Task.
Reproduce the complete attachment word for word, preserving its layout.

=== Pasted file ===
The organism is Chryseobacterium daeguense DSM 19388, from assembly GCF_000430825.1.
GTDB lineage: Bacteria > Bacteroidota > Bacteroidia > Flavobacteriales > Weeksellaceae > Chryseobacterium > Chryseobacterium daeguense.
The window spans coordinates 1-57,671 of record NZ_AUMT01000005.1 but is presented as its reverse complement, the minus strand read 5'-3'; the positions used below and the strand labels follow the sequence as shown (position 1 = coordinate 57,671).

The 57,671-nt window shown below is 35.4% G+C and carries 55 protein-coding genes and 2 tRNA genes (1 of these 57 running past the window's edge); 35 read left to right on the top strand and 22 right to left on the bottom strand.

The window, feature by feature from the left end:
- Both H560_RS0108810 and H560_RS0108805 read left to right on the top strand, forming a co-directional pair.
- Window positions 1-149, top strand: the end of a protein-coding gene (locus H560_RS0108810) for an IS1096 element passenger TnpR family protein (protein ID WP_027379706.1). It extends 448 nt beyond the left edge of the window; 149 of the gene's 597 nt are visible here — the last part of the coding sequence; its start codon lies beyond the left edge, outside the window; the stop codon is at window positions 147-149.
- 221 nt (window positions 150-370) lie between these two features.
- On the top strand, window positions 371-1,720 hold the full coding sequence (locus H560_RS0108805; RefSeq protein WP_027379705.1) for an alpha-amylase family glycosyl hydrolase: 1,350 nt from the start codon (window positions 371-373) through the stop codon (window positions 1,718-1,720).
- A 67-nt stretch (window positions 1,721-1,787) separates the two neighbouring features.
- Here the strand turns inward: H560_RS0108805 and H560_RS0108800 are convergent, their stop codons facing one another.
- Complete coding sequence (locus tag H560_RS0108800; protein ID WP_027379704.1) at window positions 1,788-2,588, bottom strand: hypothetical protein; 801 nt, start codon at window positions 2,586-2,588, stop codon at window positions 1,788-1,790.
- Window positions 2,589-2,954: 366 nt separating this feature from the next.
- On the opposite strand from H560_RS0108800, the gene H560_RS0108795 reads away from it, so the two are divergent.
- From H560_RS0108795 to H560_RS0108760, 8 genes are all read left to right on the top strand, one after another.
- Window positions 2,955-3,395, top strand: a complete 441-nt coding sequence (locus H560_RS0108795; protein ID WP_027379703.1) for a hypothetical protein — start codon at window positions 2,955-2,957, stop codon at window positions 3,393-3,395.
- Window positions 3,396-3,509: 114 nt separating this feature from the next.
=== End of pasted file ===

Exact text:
The organism is Chryseobacterium daeguense DSM 19388, from assembly GCF_000430825.1.
GTDB lineage: Bacteria > Bacteroidota > Bacteroidia > Flavobacteriales > Weeksellaceae > Chryseobacterium > Chryseobacterium daeguense.
The window spans coordinates 1-57,671 of record NZ_AUMT01000005.1 but is presented as its reverse complement, the minus strand read 5'-3'; the positions used below and the strand labels follow the sequence as shown (position 1 = coordinate 57,671).

The 57,671-nt window shown below is 35.4% G+C and carries 55 protein-coding genes and 2 tRNA genes (1 of these 57 running past the window's edge); 35 read left to right on the top strand and 22 right to left on the bottom strand.

The window, feature by feature from the left end:
- Both H560_RS0108810 and H560_RS0108805 read left to right on the top strand, forming a co-directional pair.
- Window positions 1-149, top strand: the end of a protein-coding gene (locus H560_RS0108810) for an IS1096 element passenger TnpR family protein (protein ID WP_027379706.1). It extends 448 nt beyond the left edge of the window; 149 of the gene's 597 nt are visible here — the last part of the coding sequence; its start codon lies beyond the left edge, outside the window; the stop codon is at window positions 147-149.
- 221 nt (window positions 150-370) lie between these two features.
- On the top strand, window positions 371-1,720 hold the full coding sequence (locus H560_RS0108805; RefSeq protein WP_027379705.1) for an alpha-amylase family glycosyl hydrolase: 1,350 nt from the start codon (window positions 371-373) through the stop codon (window positions 1,718-1,720).
- A 67-nt stretch (window positions 1,721-1,787) separates the two neighbouring features.
- Here the strand turns inward: H560_RS0108805 and H560_RS0108800 are convergent, their stop codons facing one another.
- Complete coding sequence (locus tag H560_RS0108800; protein ID WP_027379704.1) at window positions 1,788-2,588, bottom strand: hypothetical protein; 801 nt, start codon at window positions 2,586-2,588, stop codon at window positions 1,788-1,790.
- Window positions 2,589-2,954: 366 nt separating this feature from the next.
- On the opposite strand from H560_RS0108800, the gene H560_RS0108795 reads away from it, so the two are divergent.
- From H560_RS0108795 to H560_RS0108760, 8 genes are all read left to right on the top strand, one after another.
- Window positions 2,955-3,395, top strand: a complete 441-nt coding sequence (locus H560_RS0108795; protein ID WP_027379703.1) for a hypothetical protein — start codon at window positions 2,955-2,957, stop codon at window positions 3,393-3,395.
- Window positions 3,396-3,509: 114 nt separating this feature from the next.